And what he did was awesome.
Milone swung at the first pitch he saw from Mets righty Dillon Gee, knocking it over the right-field fence and to the back of the home team's bullpen at Nationals Park on Saturday night. The three-run homer gave the Nats a big lead on New York in the second inning and brought down the house ? from the fans in the stands, to the announcers, to Washington's relief corps.
Here are couple of more video angles on the homer, along with the TV call and the demand for an encore by the fans.
What a couple of great home run calls, especially by Nats radio guy Charlie Slowes, whose voice cracked. Only eight pitchers in history have hit home runs on the first pitch they saw, STATS LLC and the SABR Home Run Log report. Adam Wainwright of the St. Louis Cardinals did it previously in 2006.
The rookie pitcher, who promised himself in the on-deck circle that he would swing at a fastball if thrown one, said the moment seemed to good to be true:
"When I was running down the first-base line, it was almost like I was dreaming," Milone said. "It was almost like I didn't feel it come off the bat. It felt that good.
"I wasn't really sure it was a home run ? yet. But once it kept traveling in the air, I kind of knew it. It was definitely a good feeling."
The reaction from Nats' relievers ? who jumped for joy, screamed with excitement and gave each other high-fives ? was particularly neat in the second inning of a September game between teams long out of the pennant race.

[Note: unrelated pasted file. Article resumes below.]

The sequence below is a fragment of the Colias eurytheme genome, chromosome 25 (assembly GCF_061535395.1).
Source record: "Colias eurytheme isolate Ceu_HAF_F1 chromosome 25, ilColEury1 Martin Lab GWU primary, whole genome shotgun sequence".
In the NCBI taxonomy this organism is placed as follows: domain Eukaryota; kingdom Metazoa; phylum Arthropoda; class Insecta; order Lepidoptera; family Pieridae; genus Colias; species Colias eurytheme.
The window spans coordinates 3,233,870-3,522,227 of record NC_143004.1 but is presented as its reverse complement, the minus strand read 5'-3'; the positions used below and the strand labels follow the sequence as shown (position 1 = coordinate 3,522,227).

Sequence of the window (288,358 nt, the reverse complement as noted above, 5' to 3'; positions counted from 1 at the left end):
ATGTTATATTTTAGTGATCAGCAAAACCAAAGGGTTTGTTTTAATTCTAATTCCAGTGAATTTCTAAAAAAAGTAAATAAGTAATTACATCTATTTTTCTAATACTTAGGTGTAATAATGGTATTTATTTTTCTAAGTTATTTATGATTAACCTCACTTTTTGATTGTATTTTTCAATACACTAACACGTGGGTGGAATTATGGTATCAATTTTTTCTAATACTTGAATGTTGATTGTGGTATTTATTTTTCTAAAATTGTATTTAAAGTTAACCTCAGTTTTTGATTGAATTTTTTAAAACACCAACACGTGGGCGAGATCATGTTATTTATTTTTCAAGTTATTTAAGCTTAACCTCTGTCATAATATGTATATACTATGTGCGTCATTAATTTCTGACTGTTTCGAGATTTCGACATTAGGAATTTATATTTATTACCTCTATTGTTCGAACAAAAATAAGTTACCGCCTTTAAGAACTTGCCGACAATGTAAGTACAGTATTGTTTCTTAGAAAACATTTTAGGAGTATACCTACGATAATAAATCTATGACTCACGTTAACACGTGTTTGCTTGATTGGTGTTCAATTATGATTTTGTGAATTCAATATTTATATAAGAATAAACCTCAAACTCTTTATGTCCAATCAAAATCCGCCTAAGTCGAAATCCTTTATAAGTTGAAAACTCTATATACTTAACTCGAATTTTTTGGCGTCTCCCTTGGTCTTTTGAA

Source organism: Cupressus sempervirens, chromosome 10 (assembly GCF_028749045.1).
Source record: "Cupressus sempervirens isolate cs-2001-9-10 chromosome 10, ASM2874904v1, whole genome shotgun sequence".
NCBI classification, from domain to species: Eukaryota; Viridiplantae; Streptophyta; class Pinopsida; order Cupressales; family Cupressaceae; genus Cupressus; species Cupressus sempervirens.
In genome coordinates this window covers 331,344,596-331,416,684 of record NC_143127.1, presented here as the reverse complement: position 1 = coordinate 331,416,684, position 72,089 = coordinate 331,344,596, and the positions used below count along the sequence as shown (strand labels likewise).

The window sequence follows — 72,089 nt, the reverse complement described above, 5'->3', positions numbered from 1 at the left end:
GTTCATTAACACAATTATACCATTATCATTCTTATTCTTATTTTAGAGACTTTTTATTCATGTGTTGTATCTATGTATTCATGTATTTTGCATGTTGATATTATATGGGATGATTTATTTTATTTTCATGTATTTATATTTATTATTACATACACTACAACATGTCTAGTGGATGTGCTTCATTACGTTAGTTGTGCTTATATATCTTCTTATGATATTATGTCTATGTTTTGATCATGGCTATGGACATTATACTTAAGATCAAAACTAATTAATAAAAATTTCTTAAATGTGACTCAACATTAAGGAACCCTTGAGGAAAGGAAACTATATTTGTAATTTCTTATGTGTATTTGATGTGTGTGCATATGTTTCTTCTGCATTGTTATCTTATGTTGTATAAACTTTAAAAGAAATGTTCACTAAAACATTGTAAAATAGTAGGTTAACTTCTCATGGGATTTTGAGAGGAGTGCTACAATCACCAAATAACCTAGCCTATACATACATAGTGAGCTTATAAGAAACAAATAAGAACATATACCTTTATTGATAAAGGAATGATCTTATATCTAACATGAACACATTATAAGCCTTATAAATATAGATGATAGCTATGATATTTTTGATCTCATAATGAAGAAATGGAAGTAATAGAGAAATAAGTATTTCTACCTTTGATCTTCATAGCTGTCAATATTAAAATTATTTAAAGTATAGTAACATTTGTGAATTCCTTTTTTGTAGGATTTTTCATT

Left-hander Sean Burnett managed to retrieve the ball amid the jubilant chaos.
"The bullpen lost it. As soon as he hit it, we knew it was gone," Burnett said. "There is not a better feeling in the world for a pitcher than to hit a home run. To see the first pitch in the big leagues is something special. It's part of a special night for him. That's pretty incredible."
Only baseball can give that man the kind of joy he has right there!
Encore, encore! Milone obliged and gave the fans a curtain call. That's an admiring Rick Ankiel on the left, and Pudge Rodriguez in the foreground.
After a good beginning on the mound, Milone struggled the next time through the Mets' batting order and he was out of the game by the fifth inning. But the Nationals came back to win in the ninth on a two-run bloop single by Ryan Zimmerman, making it easier to continue the general goodwill toward Milone.
Milone's minor-league pitching numbers were outstanding, particularly his strikeout-to-walk ratio ? 465 to 84 in 516 innings. He doesn't throw hard, but you don't necessarily have to for success. He also hit .346 at Triple-A, with a double in 33 plate appearances. No homers, though. Until this one.
Adam Kilgore wrote a killer game story in the Washington Post that frames Saturday's events around how the Nationals found Milone ? which was by accident when they were scouting someone else. Milone's auspicious big league debut, after being a 10th-round pick in 2008, made those scouts ? who since have become GM Mike Rizzo and scouting director Kris Kline ? giddy with pride.
"When the later-drafted guys get there," said Kline, now the Nationals' scouting director, "it's even more rewarding."
Kilgore has more in a blog post. Do you see how happy you've made people, Tom Milone? Do you see?!